In our latest installment of minor league prospects who are getting some ink this offseason, we have the former Luray Wrangler Austin Gomber (2012)!
Austin, who pitched for Luray in the Valley in 2012, was drafted in the 4th round out of Florida Atlantic by the St. Louis Cardinals in 2014. Ever since his pro career started at State College of the New York-Penn League, Austin has performed exceptionally well, even though his “stuff” generally rates as average. His “makeup,” though, is a different matter altogether. It’s off the charts.
Anyway, let’s start with looking at his stats at various levels, and then we’ll look at what a couple outlets have to say.
- In Luray in 2012, Austin only threw 9 innings, but what a performance: 9 IP, 3 hits, 0 runs, 5 walks, 15 strikeouts. It’s unclear if he left because he had other plans, or if he just got bored. (That’s a joke.)
- College (3 years at FAU): 14-14, 3.27, with a 1.25 WHIP, 2.8 BB/9, and 8.7 K/9 in 245 total innings. He started 41 out of his 44 games.
- After the 2014 draft, at State College: 2-2, 2.30, 1.553 WHIP, 3.4 BB/9, 6.9 K/9 in 47 innings. He gave up 55 hits in those 47 innings; the worst rate of his career to date.
- 2015: Peoria in the Midwest League: 15-3, 2.67, 0.970 WHIP, 2.3 BB/9, 9.3 K/9 in 135 innings. He was easily ATVL’s Full-Season A-Ball Pitcher of the Year.
- 2016: Split between Palm Beach of the Florida State League and Springfield of the Texas League: 7-8. 2.69, 1.063 WHIP, 2.3 BB/9, 8.2 K/9 in 127 innings pitched.
- After the 2016 season, Austin was sent to the Arizona Fall League, where he dominated: 5-1, 2.14, 1.129 WHIP, 3.2 BB/9, and 8.8 K/9 in 33 2/3 innings.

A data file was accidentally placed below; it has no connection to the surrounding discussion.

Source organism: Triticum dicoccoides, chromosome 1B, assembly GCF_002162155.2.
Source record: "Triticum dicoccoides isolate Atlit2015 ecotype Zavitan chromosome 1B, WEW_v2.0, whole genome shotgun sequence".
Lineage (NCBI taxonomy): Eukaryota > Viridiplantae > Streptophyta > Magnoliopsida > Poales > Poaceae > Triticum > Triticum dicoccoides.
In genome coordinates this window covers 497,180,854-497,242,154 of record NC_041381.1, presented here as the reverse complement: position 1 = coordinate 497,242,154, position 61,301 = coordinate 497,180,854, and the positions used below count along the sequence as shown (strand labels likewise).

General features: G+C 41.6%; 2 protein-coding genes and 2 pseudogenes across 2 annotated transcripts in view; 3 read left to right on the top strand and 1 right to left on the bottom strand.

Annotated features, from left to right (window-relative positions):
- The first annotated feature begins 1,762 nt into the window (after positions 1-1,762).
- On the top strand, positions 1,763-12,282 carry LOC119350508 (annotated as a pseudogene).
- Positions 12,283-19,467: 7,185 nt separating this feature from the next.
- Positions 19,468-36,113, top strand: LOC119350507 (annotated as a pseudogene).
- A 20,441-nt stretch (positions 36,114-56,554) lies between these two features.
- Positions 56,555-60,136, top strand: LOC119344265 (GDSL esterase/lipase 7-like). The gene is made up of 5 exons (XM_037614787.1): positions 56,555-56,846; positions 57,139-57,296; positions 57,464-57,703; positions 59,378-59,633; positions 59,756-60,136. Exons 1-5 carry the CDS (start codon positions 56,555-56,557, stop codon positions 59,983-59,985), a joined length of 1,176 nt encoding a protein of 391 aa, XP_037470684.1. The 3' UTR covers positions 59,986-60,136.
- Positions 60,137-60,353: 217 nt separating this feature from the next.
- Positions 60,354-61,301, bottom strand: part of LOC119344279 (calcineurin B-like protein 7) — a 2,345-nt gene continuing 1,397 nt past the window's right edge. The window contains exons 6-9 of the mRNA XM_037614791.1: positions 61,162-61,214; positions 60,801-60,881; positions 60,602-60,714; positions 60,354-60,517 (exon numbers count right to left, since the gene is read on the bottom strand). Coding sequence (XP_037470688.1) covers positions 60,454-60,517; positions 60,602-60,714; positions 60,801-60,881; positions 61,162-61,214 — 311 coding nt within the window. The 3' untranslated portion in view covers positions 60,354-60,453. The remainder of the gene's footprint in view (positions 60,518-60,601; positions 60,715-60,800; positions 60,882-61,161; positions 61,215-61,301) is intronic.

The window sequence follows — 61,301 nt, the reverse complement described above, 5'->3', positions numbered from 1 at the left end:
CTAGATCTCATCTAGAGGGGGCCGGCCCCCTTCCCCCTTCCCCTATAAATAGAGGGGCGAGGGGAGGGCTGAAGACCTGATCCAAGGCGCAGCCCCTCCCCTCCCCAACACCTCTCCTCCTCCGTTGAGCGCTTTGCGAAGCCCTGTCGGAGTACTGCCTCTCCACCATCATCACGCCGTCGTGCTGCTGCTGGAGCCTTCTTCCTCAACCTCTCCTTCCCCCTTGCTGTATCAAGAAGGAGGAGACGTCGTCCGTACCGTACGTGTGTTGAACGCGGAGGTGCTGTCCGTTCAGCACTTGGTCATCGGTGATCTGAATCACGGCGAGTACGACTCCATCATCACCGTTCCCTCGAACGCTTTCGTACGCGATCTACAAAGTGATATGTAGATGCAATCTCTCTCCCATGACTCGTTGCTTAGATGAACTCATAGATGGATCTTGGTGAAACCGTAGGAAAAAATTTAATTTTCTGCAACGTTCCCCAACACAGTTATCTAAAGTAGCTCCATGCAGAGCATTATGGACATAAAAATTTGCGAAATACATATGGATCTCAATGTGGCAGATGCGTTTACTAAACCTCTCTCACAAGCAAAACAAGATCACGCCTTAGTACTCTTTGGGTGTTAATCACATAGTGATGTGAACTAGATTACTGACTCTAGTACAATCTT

- 2017: Back at Springfield, he went 10-7, 3.34, with a 1.168 WHIP, 3.2 BB/9, and 8.8 K/9 in 143 innings.
- Minor League Career So Far: 34-20, 2.85, 1.119 WHIP, 2.7 BB/9, 8.6 K/9 in 452 innings.
First of all, Austin, as of this writing, is listed as the Cardinals’ #15 prospect (although 3 ahead of him have just been traded to Miami for Marcell Ozuna) (Now he’s #14). MLB’s writeup goes like this:
Scouting grades: Fastball: 55 | Curveball: 60 | Changeup: 50 | Control: 55 | Overall: 45
In his first full season, Gomber led the Cardinals organization in wins, WHIP and batting average against. It was more of the same in 2016, his second full season, as he topped the system in ERA and batting average against, then capped it off with an outstanding performance in the Arizona Fall League. Year three, his first full season in Double-A, has been less consistent.
Gomber takes the mound with a lot of confidence, and as much as his results were impressive in the AFL, how he carried himself, like he owned the place, stood out even more. His fastball is just average velocity-wise, in the 90-92 mph range, but he commands it extremely well. He has a solid average changeup, but what really has helped him progress has been the development of his curve. It’s now a plus pitch he throws with consistent shape for strikes. He has a good sense of sticking to his game plan, mixing his pitches and preparing for each start.
Big and strong, Gomber has all the makings of a workhorse starter, one who can pitch in the middle or back of a rotation for a long time.
“Can pitch in the middle or back of a rotation for a long time.” Not bad at all. In fact, I imagine Austin will most likely make the major leagues at some point in 2018.
Secondly, Milb.com named Austin an “Organization All-Star” as the top lefthanded starter in the system in 2017. This is what Kelsie Heneghan wrote:
After a tough first half in which he posted a 5.09 ERA in 12 starts, Gomber settled in. The 24-year-old finished 10-7 with a 3.34 ERA and 51 walks over 143 innings, leading all Cardinals southpaws with 140 strikeouts.
“His breaking ball has always been his potential as a swing-and-miss pitch and yet, ironically, he gets his share of strikeouts against right-handed hitters,” LaRocque noted. “He’s got a fastball that’s very effective as well.”
Command remains the key to Gomber’s development. The 6-foot-5 hurler cut his walks per nine innings from 4.6 to 2.4 in the second half.
Congratulations on the press, Austin, and good luck in 2018!